MacArthur: Janssen thriving in lost Jays' season

Scott MacArthur
9/15/2013 5:34:12 PM
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TORONTO - Casey Janssen spent the five days in between his 29th and 30th saves downplaying the significance of the total.

But now that he's achieved the round number, he acknowledges its importance.

"It's a nice little milestone," said Janssen. "I still want to close out as many games as I can to finish the year. I said it when I took the job, I just kind of wanted to take the opportunity to have my name be recognized around baseball as a guy who is a viable late-inning arm."

Janssen was named Toronto's closer in May 2012. He converted 22 of 25 save opportunities last season. Despite offseason shoulder surgery, Janssen picked up where he left off, locking down 30 of 32 chances this year.

"It was hard to justify the injury early on," said Janssen. "I was telling guys that I feel like crap and I might have a one-two-three inning and they're like, what are you talking about. It was hard to get through those first three months or so. I started to get into a nice routine, obviously I was further away from the surgery date and I hopefully I'm able to power through this last stretch and get through the year."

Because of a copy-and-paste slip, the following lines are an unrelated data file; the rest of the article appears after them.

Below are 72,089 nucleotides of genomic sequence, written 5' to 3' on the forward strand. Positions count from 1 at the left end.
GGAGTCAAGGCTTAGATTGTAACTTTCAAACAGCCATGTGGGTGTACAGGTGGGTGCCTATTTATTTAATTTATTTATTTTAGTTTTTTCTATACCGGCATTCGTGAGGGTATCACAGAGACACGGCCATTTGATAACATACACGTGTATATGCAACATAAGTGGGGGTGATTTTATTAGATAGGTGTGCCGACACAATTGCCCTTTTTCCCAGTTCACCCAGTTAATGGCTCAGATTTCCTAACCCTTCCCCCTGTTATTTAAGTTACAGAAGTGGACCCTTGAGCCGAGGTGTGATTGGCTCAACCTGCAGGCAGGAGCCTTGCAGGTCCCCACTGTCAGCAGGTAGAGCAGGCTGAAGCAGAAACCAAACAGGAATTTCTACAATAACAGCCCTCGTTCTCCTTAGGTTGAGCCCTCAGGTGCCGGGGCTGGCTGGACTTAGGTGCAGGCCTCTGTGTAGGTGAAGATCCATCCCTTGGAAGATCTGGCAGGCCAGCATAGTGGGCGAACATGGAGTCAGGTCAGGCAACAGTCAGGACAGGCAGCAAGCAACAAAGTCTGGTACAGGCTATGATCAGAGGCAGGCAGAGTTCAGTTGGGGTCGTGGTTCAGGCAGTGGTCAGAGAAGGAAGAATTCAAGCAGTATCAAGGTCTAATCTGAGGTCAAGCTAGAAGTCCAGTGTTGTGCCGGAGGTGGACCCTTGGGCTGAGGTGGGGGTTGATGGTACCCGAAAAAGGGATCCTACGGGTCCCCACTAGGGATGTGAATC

The shoulder condition has improved as the season's worn on. Janssen, too, has been one of the more vocal Blue Jays about the unacceptability of the club's poor performance.

"This year has been a headache for me, a headache for a lot of guys," he said. "I'm sure early on, I was driving the trainers crazy being in there trying to get right and feel comfortable. I started to feel a lot better lately and just bouncing back in catch and then out there on the mound as well so I guess there's a little satisfaction in that but bottom line, this season didn't go as planned. Although a successful personal season doesn't justify or doesn't sit well enough to overcome the disappointment."

With a team-friendly club option for $4-million next season, Janssen is among a number of Blue Jays (Jose Bautista and Edwin Encarnacion are others) who represent great value.

Given Toronto's bullpen depth aside from Janssen – power arms like Sergio Santos, Steve Delabar, Dustin McGowan, Jeremy Jeffress and lefthanders Brett Cecil and Aaron Loup – general manager Alex Anthopoulos could use a reliever or two as a trade chip. The Jays have needs in the starting rotation, at second base, at catcher and possibly in the outfield. Anthopoulos could use a reliever as trade bait and still have plenty left were a move to be made.

In the meantime, Janssen will continue to pitch when needed and attempt to set an example both on the field and off.

"I don't know if I ever would have imagined being a closer saving 30 games but I wished, I thought and I hoped I could and it was just a matter of getting the opportunity," he said. "It's a nice little milestone but hopefully there's a lot more to go."

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